Tag Archives: Miles Kington

Something About Sandy ….

I’ve been inspired by the Sandy Brown set I heard in Norwich, as well as recent conversations with admirers (among them Michel Bastide of the Hot Antic Jazz Band), to resurrect a piece I wrote four years ago on the great clarinettist. This was published in Scotland on Sunday’s Review, when the album Doctor McJazz made its CD debut. Of course, we should be hearing more Brown music at one of the Scottish jazz festivals in 2009 as this would have been his 80th birthday year….

Long before Brian Kellock, Carol Kidd and Tommy Smith earned their places on the international stage, Scotland had already made a significant contribution to the jazz world – in the slightly shambolic shape of the maverick Sandy Brown.

This self-taught clarinettist was one of the most respected figures on the British jazz scene from the mid-1950s onwards.  His death, at the age of 46 in 1975 , was a great shock to admirers of his fiery style of playing and his dazzlingly original compositions which still sound quite unlike anything else in the jazz repertoire. Several of his recordings – especially the albums McJazz and Doctor McJazz (available on Lake) – were hailed as classics almost as soon as they were released.

But Brown’s death wasn’t a loss just for the jazz community. He was also a successful acoustic architect, and he used his pioneering audio techniques to design recording studios for the BBC, Eric Clapton and the Rolling Stones. Sandy Brown Associates is still going strong today – though their current contracts presumably no longer have the clause that, upon completion, the architect’s band is to be allowed to used the facilities to record its next album.

As if two world-renowned talents weren’t enough, Brown was also an extremely funny writer whose posthumously published book, The McJazz Manuscripts - a collection of his columns from The Listener magazine - sparkles with the same originality and wit that’s evident in his playing and composing. Its photographs reveal what an unconventional character he was: he’s pictured looking like a young Peter Cook, wearing suits with sneakers and strange hats, as he heads off for business meetings as part of his day job.

Brown’s musical roots lie in the apparently unlikely jazz breeding ground of Edinburgh’s Royal High School. There, in 1943, he formed his first band with trumpeter Al Fairweather and pianist Stan Greig. They and two other former Royal High pupils – Bob Craig and Dizzie Jackson – formed a semi-professional trad jazz band in 1949.

In February 1952, the band played its first big concert, as support for the American blues artist Big Bill Broonzy at Edinburgh’s Usher Hall. A string of recording dates followed and, in 1953, the band travelled to London to play the Royal Festival Hall. The next year, Brown moved permanently to the capital.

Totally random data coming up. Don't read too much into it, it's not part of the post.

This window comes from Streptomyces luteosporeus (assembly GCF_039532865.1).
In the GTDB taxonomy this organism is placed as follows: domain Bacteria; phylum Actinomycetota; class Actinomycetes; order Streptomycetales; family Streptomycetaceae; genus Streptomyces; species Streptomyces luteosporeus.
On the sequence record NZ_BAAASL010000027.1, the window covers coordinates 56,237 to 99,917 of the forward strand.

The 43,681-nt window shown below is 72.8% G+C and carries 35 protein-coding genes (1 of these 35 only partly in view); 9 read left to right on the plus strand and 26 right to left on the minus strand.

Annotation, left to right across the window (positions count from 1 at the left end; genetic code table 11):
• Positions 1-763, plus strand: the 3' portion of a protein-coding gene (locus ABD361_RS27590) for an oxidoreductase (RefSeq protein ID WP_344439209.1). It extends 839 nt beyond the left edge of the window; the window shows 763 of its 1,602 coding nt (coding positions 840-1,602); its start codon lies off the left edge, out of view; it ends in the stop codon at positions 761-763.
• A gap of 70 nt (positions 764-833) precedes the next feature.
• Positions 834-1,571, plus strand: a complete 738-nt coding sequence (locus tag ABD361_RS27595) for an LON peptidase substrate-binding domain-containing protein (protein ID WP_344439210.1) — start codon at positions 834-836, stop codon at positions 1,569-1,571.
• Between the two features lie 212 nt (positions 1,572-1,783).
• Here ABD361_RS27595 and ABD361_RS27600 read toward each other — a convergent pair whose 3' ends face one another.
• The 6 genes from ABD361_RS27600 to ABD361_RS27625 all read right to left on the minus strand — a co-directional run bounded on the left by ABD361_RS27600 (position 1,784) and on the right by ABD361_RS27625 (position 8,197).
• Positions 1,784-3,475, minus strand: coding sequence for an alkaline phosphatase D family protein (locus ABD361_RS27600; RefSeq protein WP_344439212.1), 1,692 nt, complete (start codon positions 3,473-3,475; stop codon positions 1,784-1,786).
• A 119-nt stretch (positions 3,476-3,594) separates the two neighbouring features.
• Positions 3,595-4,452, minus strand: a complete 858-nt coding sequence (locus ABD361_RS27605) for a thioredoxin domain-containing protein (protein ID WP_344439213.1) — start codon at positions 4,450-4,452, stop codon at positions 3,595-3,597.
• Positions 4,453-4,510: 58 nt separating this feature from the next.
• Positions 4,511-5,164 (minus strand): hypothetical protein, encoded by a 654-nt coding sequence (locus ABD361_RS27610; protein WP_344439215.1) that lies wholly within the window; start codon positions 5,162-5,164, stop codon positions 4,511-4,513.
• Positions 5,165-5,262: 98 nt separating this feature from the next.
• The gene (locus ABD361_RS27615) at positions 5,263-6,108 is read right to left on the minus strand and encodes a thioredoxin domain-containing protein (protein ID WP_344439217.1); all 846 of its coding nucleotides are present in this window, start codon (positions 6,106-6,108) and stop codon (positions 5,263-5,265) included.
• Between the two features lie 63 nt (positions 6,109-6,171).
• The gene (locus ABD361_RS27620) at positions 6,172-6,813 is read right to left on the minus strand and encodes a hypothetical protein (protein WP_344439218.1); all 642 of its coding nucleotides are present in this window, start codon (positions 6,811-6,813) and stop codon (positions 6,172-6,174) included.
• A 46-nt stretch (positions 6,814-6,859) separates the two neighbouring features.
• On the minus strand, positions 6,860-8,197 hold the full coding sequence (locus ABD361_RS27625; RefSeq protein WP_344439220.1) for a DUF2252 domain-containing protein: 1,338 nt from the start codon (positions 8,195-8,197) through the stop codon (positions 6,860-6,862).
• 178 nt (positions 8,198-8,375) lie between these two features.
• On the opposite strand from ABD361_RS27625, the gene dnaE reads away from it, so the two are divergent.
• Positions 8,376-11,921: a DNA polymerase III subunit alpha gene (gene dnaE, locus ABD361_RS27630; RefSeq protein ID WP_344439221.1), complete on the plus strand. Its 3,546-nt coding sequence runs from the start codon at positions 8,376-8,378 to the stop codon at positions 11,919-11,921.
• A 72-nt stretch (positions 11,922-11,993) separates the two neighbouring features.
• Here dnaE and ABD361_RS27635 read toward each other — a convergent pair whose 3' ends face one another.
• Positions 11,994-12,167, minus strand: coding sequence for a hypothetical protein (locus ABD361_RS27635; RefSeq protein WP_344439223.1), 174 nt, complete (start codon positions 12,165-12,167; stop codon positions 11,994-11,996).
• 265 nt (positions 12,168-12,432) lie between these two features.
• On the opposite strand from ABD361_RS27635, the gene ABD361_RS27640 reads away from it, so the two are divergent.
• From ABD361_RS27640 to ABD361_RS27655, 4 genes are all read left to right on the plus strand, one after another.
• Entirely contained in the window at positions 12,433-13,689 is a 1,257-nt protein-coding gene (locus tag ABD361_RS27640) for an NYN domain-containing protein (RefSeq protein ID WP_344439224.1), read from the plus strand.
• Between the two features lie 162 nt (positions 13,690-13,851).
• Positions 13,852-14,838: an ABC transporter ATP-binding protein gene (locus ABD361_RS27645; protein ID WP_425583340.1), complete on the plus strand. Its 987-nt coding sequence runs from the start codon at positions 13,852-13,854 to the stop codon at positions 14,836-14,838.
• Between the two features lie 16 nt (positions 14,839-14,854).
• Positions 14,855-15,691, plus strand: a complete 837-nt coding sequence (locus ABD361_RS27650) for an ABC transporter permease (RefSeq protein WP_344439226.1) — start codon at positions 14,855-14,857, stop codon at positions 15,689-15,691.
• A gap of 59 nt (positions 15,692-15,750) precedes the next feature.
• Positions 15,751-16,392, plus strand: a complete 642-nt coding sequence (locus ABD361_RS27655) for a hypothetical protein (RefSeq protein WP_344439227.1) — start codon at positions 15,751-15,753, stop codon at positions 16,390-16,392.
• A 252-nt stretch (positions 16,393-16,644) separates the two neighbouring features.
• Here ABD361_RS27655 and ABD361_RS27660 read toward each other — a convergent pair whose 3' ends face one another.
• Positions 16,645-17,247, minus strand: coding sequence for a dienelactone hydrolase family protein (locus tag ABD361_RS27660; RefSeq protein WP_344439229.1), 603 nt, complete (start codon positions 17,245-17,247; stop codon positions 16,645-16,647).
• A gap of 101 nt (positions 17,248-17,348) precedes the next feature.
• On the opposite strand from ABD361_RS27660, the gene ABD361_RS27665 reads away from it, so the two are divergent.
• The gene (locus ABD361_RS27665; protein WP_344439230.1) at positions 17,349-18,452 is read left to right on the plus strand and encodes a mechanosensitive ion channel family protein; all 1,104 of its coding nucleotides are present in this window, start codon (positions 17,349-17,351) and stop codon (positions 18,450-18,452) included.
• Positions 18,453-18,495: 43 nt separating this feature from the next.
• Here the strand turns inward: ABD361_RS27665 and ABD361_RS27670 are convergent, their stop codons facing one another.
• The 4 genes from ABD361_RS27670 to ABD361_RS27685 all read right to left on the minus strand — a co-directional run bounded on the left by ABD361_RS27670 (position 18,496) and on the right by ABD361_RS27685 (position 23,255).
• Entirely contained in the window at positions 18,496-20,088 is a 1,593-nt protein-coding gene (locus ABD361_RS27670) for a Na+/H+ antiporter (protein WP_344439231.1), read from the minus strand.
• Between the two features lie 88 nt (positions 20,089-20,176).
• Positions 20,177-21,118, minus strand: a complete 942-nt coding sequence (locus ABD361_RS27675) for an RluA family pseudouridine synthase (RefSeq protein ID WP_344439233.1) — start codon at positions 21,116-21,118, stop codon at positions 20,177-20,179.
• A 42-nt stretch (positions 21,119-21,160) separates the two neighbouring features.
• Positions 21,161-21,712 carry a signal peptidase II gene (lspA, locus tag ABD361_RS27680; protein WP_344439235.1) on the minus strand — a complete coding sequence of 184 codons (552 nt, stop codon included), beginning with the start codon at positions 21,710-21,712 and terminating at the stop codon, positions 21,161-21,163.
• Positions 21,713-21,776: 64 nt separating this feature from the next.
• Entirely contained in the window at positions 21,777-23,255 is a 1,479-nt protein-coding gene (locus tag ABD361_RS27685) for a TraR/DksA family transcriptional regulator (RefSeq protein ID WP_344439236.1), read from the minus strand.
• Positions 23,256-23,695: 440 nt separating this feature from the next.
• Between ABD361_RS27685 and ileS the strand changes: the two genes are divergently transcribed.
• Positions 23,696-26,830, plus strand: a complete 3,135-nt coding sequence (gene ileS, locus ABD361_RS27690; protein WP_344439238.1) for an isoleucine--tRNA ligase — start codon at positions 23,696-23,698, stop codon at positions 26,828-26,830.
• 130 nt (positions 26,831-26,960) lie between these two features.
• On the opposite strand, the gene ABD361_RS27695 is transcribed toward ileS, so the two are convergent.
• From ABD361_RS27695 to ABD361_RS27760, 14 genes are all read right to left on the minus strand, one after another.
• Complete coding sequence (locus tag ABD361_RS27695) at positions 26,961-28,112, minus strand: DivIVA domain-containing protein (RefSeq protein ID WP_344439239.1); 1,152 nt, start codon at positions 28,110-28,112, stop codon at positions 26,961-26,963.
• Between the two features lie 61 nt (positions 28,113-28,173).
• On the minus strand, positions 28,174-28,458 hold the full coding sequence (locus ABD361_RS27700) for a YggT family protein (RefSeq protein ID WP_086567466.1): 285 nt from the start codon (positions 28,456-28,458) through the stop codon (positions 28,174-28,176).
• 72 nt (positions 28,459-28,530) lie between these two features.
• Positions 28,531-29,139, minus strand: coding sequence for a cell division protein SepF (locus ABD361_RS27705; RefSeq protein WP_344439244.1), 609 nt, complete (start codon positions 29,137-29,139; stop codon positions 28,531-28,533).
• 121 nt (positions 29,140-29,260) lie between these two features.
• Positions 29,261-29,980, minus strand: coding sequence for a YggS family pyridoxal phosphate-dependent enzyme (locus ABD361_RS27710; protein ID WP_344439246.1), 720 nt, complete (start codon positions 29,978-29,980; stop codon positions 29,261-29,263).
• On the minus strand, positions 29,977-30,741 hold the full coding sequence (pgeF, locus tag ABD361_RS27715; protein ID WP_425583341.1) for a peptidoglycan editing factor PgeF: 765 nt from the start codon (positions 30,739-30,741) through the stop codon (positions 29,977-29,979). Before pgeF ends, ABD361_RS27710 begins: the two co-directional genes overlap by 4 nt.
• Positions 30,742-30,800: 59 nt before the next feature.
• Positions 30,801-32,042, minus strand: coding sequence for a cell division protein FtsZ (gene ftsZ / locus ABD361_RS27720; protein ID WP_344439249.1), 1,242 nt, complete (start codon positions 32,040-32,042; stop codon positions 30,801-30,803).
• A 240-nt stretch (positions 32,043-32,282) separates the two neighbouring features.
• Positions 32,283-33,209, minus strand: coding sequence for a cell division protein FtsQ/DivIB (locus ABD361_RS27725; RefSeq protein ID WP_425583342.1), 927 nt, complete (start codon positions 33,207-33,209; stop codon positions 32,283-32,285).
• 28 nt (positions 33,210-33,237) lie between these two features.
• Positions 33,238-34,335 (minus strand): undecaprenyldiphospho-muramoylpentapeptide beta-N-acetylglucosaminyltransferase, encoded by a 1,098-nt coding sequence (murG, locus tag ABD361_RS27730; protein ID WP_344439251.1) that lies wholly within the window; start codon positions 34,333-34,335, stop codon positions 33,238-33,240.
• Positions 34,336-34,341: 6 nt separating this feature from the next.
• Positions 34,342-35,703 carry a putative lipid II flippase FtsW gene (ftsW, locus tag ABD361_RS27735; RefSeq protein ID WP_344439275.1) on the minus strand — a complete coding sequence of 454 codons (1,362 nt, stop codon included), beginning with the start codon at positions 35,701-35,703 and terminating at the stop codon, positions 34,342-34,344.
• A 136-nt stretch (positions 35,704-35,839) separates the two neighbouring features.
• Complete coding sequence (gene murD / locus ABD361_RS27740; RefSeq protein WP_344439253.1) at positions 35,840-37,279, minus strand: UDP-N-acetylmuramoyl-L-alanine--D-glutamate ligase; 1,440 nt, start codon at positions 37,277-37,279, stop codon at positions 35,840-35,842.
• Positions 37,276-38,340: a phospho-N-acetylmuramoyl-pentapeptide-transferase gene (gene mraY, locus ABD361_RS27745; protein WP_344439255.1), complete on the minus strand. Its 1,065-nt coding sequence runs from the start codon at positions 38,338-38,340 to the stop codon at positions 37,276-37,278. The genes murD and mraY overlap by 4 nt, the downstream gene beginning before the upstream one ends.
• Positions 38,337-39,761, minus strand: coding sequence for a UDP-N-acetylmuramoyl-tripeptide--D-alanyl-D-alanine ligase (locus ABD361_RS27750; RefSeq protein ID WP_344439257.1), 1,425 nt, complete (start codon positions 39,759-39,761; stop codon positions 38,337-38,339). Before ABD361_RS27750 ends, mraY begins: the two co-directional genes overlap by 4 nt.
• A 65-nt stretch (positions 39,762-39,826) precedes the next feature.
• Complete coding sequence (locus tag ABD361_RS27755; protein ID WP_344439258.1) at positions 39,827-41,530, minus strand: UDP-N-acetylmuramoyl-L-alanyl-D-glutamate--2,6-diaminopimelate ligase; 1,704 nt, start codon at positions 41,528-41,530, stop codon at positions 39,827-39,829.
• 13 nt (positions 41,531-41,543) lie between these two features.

Brown’s distinctive, hot, sweet and often spiky clarinet style blossomed during the 1950s, and was increasingly showcased on his own compositions, many of which had a strong African tinge. Initially inspired by the New Orleans clarinettist Johnny Dodds, he emerged as a highly original player, actively hostile to the idea of Benny Goodman as primary role model.

Brown’s playing was lyrical, exuberant and often wild. The late writer and broadcaster Miles Kington told me that he had always had the feeling that there was something inherently Scottish about Brown’s sound. “There was often a keening, a wild, lonely note in his playing,” he explained.

The pianist Ralph Laing recalled: “He was one of the great melodic lateral thinkers and he would never let your attention waver. He would lull you into a sublime musical security, then make you leap to attention.”

In person too, Brown delighted in unsettling new acquaintances. Miles Kington was a student in 1962 when he first encountered Brown. Kington told me: “He said: ‘Where are you from, laddie?’ And I said: ‘Well, I’m English but I went to school in Scotland. I went to Glenalmond, for what it’s worth.’ ‘No’ very much,’ was the reply.

“He was a fearsome character. He had this enormous pate, a big beard and gigantic eyebrows. I think he enjoyed putting on this gruff manner to frighten people, but underneath he was a bit of a softie.”

Sandy Brown’s enduring popularity has led to numerous tribute albums and, especially memorably, a sell-out concert at the 2002 Edinburgh Jazz Festival which reunited many of his old bandmates and highlighted the degree of affection in which he is still held. Kington summed up the feelings of those who remember him: “He was larger than life. He was more than just a musician – and he was the best clarinettist in the world at one time. He was a force of nature.”

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